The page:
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> As with any gas, the moving molecules
Dry bulb thermometer
of water vapour in the air exert a pressure.
This vapour pressure, p
(measured in p
mbar), is related to the mass of water vapour
in the air – the more molecules present, the
higher the vapour pressure. If molecules of
water vapour were to be continually added
to a volume of static air (for example, from
a room humidifier) then at some point the
air would not be able to support any more
molecules – the air is said to be saturated at
Wetted wick Wet bulb thermometer
that point and any further water molecules
added will simply condense out. The saturated
Water reservoir
vapour pressure, p
, will have been reached
Freely rotating handle
– the actual value of this is related to the dry
bulb temperature of the air; air with a higher
dry bulb temperature will have a greater Figure 1 – Sling psychrometer
potential to hold water vapour, and so will
have a higher saturated vapour pressure. The produce similar values and are practically the thermometer’s bulb, so reducing the
vapour pressure of water vapour in humid interchangeable for HVAC calculations. temperature as read from the stem of the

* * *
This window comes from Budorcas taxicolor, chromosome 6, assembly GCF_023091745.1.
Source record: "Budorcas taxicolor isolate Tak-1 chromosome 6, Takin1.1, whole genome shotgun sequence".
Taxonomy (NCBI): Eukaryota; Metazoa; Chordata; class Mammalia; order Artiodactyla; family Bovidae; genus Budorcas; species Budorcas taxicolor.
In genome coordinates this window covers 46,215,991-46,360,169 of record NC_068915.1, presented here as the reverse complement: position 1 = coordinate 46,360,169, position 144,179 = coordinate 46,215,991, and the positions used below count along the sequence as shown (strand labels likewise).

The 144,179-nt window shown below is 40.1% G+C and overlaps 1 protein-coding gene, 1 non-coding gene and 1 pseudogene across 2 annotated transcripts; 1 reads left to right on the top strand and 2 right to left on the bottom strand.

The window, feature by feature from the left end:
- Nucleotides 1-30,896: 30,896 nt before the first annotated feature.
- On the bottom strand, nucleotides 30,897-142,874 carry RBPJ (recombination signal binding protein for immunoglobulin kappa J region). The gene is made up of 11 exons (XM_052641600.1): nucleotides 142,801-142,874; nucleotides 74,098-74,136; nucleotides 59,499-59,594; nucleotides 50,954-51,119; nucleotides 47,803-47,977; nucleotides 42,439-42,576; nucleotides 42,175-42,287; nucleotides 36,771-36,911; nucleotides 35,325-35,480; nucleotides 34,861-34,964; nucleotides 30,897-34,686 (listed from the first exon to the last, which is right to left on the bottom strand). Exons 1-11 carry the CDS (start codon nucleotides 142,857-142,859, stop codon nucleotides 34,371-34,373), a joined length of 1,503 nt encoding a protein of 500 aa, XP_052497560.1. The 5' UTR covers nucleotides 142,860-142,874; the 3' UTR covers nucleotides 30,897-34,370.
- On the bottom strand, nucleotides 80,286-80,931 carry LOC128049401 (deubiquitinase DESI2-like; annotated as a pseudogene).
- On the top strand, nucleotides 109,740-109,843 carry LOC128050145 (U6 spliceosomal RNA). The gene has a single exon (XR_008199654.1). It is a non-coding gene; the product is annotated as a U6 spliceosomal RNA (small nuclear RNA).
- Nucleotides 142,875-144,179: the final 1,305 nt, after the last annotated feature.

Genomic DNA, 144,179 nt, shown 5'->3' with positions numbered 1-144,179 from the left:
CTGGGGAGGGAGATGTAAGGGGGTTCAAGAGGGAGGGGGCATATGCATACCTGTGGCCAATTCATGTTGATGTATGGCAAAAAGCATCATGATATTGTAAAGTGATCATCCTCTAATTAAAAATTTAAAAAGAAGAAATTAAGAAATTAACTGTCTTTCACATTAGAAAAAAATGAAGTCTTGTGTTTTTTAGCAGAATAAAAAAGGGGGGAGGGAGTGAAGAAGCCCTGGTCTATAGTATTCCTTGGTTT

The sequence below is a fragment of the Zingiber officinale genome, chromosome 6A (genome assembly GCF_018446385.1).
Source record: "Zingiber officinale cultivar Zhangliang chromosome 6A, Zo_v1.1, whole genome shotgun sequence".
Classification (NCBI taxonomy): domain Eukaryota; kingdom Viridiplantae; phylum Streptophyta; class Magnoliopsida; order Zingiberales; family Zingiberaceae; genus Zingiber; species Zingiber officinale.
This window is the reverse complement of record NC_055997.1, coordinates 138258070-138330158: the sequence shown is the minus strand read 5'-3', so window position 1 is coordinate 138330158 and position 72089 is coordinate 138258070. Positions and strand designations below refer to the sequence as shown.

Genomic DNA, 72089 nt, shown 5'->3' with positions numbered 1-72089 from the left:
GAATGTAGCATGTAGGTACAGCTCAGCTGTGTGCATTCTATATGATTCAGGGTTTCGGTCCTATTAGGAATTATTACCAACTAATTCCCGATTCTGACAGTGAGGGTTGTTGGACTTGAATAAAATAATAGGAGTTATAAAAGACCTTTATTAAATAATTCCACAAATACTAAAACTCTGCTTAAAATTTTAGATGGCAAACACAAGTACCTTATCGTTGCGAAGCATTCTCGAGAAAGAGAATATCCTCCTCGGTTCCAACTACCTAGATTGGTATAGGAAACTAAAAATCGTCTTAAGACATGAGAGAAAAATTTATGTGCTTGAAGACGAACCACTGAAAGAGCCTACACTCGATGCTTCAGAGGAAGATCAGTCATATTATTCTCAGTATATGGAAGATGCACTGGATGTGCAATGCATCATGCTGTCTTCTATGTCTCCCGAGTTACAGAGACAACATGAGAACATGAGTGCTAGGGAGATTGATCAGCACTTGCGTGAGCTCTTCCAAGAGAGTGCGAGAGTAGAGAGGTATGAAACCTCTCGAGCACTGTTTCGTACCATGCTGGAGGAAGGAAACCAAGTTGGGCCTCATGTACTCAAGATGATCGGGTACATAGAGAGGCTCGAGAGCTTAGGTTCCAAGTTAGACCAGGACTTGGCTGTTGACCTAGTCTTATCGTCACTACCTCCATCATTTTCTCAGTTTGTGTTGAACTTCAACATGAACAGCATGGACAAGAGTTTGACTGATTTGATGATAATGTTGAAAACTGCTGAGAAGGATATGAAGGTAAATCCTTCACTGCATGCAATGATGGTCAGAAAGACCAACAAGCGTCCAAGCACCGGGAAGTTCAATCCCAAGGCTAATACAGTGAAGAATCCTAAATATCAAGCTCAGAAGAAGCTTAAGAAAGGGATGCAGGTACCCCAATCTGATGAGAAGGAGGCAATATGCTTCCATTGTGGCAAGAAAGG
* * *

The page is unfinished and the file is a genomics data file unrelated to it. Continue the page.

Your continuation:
air compared, as a percentage, with the Specific Enthalpy, h (kJ / kg
), is the heat thermometer. The fewer molecules of water
saturated vapour pressure of air at the same content of humid air per kg dry air – it is vapour in the air (and hence the lower the
temperature gives the relative humidity, Φ relative to the enthalpy dry air at 0°C. Air with air vapour pressure), the more molecules of
(%) and Φ = p
/ p
x 100%. higher temperature and / or with moisture water will be able to evaporate into it from
The partial pressure of the water vapour will have a positive specific enthalpy (more the thermometer’s wetted surface bulb and
adds to the partial pressures of the other commonly referred to as simply ‘enthalpy’). so the lower the wet bulb temperature.
gases in the air, to produce the atmospheric The range of conditions likely in HVAC The difference in the value of the wet bulb